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The funeral

I was amazed at the turn-out at the crematorium yesterday – standing room only! Thank you so much to all who were able to come, some of whom I know drove long distances to be with us. I really appreciated the efforts you all made, and I know that Chris would have too. And thank you too to those who sent me messages of support but were unable to attend yesterday. It meant a lot to me.

I tried to say thank you in person to everyone yesterday, but I know that I didn’t get to see everyone. I wasn’t up to holding a big “wake” with all our friends and family after the service – it was difficult enough holding myself together at the crematorium. But I think I had more hugs yesterday than I would normally get in a decade – so thank you all.

It’s surprisingly hard work planning a funeral – even though we could see this one coming. You have to make lots of high pressure decisions in a very short space of time. So I thought I would blog about how I came to the decisions I did – it will help me get it out of my system, and who knows may even be helpful to someone else one day.

Chris and I had the Big Conversation several months ago, in the middle of his chemo, about what he wanted for his funeral. It was the hardest conversation we ever had, but it was important to both of us that I knew and understood what he wanted, and that guided everything subsequently. He said that he wanted to be cremated, and to have a completely non-religious service to celebrate his life. If we were up to it, he would like me and a few friends to speak about how we saw him.

We’d been to a few humanist funerals, and were struck by the fact that, although the services were very tasteful and fitting, the celebrant had never actually met the deceased. It was important to me that the person I chose to lead the service wasn’t a complete stranger to Chris. We did joke about walking together into a funeral directors and planning it together, but that was a step too far.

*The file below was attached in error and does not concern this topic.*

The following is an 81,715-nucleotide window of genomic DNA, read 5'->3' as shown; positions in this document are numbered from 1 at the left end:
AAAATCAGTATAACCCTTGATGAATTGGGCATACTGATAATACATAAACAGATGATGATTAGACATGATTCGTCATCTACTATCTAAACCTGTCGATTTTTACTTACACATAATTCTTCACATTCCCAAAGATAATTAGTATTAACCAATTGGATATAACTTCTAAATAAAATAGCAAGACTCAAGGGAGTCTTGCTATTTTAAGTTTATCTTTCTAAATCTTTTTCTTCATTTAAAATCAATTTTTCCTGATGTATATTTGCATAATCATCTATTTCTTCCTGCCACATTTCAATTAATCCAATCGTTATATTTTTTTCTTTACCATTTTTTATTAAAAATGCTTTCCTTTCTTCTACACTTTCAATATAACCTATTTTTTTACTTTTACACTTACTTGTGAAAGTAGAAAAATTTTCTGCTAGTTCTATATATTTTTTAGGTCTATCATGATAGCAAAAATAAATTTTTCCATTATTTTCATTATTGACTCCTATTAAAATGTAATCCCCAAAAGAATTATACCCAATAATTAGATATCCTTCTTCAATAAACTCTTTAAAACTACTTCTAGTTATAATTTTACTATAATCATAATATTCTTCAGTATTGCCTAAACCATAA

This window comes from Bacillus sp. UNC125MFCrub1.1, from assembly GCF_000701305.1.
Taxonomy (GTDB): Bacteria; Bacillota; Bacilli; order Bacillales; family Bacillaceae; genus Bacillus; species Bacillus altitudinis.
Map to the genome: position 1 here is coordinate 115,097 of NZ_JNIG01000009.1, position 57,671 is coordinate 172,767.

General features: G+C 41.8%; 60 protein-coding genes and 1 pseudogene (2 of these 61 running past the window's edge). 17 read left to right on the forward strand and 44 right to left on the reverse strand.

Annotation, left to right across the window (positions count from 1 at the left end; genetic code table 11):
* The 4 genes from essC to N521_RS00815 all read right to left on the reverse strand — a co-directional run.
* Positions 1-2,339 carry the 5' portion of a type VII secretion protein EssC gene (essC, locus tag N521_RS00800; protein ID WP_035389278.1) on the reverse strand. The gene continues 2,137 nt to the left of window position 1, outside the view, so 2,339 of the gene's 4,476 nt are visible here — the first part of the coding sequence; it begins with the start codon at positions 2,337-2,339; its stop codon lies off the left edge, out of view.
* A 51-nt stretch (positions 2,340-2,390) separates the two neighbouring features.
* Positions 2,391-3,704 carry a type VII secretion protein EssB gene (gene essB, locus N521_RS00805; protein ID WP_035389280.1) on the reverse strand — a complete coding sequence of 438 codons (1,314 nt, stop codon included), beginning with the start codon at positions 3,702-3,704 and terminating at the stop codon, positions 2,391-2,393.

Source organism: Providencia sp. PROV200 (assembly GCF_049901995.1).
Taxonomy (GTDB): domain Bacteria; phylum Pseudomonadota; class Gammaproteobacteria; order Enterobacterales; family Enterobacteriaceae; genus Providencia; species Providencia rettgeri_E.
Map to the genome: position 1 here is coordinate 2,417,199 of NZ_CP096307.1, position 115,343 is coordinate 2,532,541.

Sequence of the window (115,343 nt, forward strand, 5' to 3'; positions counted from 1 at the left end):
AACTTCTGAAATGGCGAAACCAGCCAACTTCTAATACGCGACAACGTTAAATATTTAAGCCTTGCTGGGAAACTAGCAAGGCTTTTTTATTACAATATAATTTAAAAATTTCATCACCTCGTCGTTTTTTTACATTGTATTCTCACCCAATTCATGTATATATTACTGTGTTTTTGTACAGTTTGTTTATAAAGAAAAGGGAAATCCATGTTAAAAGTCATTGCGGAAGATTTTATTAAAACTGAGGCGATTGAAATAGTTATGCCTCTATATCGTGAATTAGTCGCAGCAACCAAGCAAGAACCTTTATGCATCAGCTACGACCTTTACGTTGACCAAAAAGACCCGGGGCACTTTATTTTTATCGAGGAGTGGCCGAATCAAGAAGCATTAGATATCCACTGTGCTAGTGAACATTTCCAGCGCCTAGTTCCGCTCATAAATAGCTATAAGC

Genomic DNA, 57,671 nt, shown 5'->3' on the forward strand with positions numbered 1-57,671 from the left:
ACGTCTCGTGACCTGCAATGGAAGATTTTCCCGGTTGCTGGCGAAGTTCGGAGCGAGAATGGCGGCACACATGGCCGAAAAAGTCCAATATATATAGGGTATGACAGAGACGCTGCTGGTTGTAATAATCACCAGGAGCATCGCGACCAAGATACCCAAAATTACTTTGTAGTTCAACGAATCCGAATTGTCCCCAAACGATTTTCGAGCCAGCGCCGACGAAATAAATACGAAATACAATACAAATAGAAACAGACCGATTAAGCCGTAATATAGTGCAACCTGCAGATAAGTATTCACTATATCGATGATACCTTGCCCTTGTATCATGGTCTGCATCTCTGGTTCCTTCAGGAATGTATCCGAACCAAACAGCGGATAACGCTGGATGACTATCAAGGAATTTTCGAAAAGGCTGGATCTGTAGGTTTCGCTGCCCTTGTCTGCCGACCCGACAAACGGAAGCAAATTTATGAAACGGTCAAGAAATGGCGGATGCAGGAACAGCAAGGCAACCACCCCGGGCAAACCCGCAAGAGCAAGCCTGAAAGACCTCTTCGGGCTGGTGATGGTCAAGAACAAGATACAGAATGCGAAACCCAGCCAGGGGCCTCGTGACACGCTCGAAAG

Fortunately, yet again, the hospice had the answer. The chaplains there make a point of getting to know each of the in-patients and talking to them as individuals. And I was surprised but very pleased to learn that, even though all the chaplains I spoke to were C of E, they are equally happy to conduct non-religious services. I was told that they see themselves as chaplains first, ministering to the individual needs of the patients and families, and licensed ministers of a particular denomination second. I had a long chat with one of the chaplains, Rod, when he happened to turn up at Christopher’s bedside when I was there. Rod and Chris had already had several chats over the previous week, but I gave Rod some “homework” to get to know Chris a bit better. Unfortunately, that was the Sunday that things started to go rapidly downhill, so he didn’t have much of a chance. But at least they did get to meet and chat together before things got really bad.